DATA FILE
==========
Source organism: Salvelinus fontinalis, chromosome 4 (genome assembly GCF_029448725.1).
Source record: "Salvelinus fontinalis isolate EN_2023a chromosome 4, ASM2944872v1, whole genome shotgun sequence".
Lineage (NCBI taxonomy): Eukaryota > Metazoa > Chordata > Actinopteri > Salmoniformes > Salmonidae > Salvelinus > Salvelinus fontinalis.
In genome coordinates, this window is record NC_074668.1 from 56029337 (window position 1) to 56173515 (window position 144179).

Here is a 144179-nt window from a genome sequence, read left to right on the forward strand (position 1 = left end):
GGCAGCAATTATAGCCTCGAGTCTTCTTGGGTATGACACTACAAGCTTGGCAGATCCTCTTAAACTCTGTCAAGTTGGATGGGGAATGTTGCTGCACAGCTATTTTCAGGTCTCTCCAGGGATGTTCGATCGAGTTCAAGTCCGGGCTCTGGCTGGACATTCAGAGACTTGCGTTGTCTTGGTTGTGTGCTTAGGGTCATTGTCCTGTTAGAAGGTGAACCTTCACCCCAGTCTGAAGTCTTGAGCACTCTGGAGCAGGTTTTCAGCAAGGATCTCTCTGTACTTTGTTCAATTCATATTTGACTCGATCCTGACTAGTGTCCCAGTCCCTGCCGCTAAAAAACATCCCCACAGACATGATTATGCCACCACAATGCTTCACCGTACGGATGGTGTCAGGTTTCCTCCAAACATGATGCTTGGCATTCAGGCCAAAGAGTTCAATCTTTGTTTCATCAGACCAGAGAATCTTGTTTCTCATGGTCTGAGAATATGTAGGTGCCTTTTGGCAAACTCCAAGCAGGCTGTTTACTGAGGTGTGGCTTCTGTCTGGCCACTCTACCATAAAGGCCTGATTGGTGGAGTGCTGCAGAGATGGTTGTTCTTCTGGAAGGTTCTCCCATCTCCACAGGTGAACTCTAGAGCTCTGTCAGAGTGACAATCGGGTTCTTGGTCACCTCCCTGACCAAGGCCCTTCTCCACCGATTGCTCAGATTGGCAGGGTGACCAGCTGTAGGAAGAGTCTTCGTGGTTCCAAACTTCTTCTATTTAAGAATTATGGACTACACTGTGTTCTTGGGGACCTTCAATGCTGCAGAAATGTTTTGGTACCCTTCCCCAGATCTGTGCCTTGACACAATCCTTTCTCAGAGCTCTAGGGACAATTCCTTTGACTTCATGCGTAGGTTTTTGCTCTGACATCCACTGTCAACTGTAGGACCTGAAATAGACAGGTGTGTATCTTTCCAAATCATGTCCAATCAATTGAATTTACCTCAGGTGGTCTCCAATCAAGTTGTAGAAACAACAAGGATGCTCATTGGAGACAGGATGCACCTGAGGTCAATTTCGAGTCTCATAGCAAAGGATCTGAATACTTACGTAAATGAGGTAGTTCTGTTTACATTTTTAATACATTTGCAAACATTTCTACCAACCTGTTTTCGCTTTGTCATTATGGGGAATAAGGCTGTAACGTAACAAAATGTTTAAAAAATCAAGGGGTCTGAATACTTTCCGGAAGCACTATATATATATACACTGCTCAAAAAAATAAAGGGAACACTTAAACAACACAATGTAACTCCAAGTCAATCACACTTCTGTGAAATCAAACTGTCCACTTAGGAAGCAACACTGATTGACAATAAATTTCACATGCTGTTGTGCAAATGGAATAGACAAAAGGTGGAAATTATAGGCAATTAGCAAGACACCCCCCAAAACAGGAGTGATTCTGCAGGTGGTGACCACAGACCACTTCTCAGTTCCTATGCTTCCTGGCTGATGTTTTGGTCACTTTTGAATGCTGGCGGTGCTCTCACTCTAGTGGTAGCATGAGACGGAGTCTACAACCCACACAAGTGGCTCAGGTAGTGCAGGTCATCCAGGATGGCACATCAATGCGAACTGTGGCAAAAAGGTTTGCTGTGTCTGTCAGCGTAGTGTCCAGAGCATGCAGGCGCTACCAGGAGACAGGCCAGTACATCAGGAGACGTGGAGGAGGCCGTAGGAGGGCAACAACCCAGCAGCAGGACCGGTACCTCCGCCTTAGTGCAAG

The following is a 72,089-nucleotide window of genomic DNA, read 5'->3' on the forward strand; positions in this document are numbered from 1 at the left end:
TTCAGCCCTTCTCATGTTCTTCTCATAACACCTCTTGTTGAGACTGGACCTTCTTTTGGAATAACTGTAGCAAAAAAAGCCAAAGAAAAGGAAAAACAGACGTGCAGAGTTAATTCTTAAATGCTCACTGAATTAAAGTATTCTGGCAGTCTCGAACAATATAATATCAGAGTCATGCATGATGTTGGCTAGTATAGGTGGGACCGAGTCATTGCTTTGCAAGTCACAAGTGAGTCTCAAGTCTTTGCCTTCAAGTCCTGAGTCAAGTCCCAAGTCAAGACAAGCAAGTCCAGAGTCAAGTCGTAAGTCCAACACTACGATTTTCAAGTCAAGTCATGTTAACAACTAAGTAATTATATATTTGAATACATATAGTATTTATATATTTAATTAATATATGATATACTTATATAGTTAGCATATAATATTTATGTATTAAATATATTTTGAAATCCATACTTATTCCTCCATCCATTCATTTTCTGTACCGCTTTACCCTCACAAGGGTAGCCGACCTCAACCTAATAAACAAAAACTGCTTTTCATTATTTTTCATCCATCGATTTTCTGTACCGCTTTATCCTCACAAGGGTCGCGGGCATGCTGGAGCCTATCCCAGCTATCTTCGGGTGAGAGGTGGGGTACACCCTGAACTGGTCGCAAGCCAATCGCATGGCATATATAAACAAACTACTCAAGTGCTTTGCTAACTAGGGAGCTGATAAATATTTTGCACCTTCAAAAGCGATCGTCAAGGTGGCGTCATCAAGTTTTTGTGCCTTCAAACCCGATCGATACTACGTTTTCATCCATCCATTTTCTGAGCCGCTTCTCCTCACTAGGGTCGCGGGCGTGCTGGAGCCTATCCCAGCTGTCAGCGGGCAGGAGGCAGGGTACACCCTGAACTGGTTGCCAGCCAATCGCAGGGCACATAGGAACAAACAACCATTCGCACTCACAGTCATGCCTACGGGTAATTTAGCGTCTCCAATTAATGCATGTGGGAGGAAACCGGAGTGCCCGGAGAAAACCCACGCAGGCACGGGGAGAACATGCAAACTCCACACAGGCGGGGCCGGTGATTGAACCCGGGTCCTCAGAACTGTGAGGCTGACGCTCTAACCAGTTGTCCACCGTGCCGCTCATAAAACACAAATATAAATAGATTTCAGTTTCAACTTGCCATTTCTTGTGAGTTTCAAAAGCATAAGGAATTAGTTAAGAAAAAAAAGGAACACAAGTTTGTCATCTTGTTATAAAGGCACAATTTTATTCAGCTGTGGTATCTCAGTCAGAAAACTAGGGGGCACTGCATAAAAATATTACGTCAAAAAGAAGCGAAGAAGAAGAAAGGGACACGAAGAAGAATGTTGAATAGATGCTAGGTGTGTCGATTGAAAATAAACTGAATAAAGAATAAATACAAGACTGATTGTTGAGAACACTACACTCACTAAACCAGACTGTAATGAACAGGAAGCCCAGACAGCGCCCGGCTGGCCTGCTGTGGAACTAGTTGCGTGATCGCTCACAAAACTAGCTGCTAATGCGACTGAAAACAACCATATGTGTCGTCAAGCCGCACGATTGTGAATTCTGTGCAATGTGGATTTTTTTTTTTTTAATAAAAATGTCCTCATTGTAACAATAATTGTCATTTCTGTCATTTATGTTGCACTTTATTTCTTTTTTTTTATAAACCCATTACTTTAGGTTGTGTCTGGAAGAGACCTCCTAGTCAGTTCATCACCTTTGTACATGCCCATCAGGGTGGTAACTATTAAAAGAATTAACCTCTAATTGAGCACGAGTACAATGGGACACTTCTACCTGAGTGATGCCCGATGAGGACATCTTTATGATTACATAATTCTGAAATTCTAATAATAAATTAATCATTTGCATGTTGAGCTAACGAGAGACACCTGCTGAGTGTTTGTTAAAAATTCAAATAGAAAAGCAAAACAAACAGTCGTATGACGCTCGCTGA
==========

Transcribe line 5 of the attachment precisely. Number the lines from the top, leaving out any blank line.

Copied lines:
Here is a 144179-nt window from a genome sequence, read left to right on the forward strand (position 1 = left end):